Tech Support Forum banner
1 - 13 of 13 Posts

·
Registered
Joined
·
3 Posts
Discussion Starter · #1 ·
Hello everyone,

Does it make sense to find Deleted Files on a new external hard drive? I bought a few days ago a WD external drive of 1 Tera. The files explorer shows that it's empty, but out of curiosity and before start using it I scanned it using a recover deleted files software, and it found 12 deleted files with a total size of 20 megabytes.

See the following images:










Does that make sense? Should I worry that maybe the drive was used and sold to me as new? Or are these files simply part of a normal testing process that WD performs on the drives before it releases them?

Your advice please,
Thanks.
 

·
Registered
Joined
·
111 Posts
I would say it is not normal at all. I would also say that even IF they were testing files then WD did a horrible job of making certain the drive was 100% NEW & UNUSED. Files indicating desktop.ini and lost folders would require Windows or some other GUI based OS to have been installed on that drive at some point (especially for the desktop.ini file which is intrinsic to Windows) and that is 100% DEFINITELY NOT how you test a HD before it gets send out to a customer. Contact the person/company you received the drive from and tell them what you found and return it. I would also go so far as to only get a refund and NOT an exchange for replacement because I would no longer be willing to trust the seller.

Good luck and EXCELLENT eye for detail....I would never have thought to look for deleted items when checking a new drive.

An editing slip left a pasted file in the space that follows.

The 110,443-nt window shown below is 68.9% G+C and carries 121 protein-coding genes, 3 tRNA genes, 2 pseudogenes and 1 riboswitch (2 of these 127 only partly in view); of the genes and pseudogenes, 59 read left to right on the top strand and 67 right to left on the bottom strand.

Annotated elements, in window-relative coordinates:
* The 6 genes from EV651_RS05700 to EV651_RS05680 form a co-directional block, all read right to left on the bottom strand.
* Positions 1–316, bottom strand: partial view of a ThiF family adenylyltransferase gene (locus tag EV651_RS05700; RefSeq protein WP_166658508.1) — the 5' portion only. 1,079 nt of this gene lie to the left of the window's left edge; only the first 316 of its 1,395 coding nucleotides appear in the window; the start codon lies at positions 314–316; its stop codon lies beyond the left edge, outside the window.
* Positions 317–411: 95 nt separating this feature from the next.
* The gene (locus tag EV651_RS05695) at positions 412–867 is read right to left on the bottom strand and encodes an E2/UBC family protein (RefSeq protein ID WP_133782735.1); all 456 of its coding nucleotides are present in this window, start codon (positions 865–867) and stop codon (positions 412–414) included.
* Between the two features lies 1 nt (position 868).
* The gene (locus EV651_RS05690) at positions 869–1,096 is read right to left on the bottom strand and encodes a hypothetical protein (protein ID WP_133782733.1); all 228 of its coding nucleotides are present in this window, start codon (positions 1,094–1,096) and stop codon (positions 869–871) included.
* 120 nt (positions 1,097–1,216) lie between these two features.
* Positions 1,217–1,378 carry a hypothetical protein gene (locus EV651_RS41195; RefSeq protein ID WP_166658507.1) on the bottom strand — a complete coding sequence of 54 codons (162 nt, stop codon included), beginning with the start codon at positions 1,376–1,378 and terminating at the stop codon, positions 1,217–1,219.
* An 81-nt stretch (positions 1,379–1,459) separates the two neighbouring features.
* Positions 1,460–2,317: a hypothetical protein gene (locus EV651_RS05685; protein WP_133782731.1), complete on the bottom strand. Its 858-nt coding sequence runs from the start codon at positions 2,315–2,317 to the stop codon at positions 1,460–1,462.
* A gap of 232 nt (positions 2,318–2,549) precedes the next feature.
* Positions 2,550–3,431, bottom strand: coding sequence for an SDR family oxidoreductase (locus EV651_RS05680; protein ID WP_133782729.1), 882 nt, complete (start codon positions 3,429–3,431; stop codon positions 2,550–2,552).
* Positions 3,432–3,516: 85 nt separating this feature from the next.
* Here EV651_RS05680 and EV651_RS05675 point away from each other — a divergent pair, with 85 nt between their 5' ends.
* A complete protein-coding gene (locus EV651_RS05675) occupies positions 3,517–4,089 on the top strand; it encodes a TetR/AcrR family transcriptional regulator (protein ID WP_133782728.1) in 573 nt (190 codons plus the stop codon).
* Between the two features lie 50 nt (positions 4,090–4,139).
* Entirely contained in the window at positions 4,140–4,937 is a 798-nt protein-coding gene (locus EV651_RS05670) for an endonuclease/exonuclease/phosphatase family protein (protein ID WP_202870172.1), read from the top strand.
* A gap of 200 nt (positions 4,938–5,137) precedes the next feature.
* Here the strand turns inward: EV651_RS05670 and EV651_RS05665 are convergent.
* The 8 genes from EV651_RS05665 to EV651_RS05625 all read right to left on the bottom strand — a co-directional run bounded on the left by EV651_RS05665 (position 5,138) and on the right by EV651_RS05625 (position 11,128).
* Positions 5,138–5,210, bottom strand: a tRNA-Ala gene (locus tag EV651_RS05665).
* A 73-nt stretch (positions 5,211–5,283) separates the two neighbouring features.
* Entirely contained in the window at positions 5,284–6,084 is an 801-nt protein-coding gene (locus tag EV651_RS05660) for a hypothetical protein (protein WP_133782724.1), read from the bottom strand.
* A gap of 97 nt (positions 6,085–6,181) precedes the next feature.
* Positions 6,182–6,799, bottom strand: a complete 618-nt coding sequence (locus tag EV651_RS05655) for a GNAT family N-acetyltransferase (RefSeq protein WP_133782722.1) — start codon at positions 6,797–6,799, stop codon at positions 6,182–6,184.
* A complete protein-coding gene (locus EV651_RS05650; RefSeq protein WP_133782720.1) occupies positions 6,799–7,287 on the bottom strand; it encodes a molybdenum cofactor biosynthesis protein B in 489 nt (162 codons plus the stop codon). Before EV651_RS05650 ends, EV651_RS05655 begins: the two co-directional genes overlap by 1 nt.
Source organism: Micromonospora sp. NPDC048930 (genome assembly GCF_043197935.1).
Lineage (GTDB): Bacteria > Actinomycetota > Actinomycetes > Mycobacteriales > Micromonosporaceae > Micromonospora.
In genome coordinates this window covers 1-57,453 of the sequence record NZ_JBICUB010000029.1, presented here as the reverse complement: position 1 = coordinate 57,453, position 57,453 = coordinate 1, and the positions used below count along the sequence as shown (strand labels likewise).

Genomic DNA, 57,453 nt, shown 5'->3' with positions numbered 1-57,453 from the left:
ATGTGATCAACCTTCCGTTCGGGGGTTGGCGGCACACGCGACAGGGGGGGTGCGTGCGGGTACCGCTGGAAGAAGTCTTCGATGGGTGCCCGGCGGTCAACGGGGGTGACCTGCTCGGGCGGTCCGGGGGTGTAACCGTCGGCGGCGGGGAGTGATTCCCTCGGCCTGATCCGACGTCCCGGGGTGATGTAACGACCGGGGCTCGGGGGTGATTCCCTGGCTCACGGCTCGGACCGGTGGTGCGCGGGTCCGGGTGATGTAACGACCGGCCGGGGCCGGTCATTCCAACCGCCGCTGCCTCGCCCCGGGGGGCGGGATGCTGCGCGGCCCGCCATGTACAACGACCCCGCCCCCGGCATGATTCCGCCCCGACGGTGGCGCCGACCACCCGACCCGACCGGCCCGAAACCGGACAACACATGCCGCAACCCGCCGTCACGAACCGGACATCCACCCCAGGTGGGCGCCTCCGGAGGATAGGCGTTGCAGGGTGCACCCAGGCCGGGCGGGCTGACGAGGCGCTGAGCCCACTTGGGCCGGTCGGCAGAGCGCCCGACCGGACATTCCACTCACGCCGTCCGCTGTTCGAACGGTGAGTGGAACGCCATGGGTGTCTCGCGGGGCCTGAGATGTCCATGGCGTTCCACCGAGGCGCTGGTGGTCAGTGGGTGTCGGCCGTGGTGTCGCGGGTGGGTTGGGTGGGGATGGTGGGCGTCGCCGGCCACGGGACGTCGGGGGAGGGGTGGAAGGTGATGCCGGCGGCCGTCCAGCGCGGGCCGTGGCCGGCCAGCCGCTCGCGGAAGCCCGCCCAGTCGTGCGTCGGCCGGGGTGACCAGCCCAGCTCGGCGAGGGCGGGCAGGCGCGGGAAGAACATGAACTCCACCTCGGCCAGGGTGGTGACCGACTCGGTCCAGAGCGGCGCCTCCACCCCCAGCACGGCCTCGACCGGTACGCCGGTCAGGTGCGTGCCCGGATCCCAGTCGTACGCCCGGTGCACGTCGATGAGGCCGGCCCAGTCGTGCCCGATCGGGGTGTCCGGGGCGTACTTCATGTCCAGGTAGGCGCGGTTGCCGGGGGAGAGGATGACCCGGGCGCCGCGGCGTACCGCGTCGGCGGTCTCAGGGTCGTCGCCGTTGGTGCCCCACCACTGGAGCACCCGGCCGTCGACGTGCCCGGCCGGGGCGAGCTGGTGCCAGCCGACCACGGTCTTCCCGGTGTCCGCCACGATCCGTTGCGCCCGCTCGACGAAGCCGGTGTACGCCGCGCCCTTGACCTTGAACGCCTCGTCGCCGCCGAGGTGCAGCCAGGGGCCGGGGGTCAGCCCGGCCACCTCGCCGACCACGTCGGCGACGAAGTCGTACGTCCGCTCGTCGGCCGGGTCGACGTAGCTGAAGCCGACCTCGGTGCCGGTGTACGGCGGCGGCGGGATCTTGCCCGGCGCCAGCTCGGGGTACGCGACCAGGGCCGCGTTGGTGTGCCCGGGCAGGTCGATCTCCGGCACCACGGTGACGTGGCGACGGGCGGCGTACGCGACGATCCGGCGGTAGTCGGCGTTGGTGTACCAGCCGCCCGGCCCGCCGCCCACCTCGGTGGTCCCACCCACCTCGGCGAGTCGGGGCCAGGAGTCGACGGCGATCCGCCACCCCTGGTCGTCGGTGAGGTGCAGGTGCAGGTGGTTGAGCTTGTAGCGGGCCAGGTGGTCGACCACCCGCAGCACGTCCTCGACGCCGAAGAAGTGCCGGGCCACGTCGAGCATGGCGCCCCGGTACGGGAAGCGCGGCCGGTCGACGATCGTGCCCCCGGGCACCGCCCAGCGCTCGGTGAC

Sincerely,

Wonder Woman
 

·
Global Moderator
Joined
·
42,341 Posts
A $ before a file name signifies the file is hidden. This is probably just a couple of test files to make sure the drive is working. Worst case scenario is they sold you a refurbished drive and said it was new. If you are concerned, take it back to where you bought it and have them exchange it for a new drive.
 

·
Global Moderator
Joined
·
51,479 Posts
Just use the SMART diagnostics from a program like SpeedFan and see what the operating hours are on the drive. If it's a few hours, it's basically new and maybe tested. If it's hundreds or thousands of hours, take it back.

This is a fairly new drive I've only had for a few weeks, it's showing 348 operating hours.

Font Parallel Rectangle Circle Screenshot


This one I've had a bit longer, still fairly new, it has 1500 operating hours.

Font Parallel Pattern Circle Technology


This one I've had the longest, it has 7367 hours of operation on it.

Rectangle Font Parallel Electric blue Pattern
 
  • Like
Reactions: Tom2021

·
Registered
Joined
·
3 Posts
Discussion Starter · #5 · (Edited)
Just use the SMART diagnostics from a program like SpeedFan and see what the operating hours are on the drive. If it's a few hours, it's basically new and maybe tested. If it's hundreds or thousands of hours, take it back.

This is a fairly new drive I've only had for a few weeks, it's showing 348 operating hours.

View attachment 332023

This one I've had a bit longer, still fairly new, it has 1500 operating hours.

View attachment 332024

This one I've had the longest, it has 7367 hours of operation on it.

View attachment 332025
Thanks very much!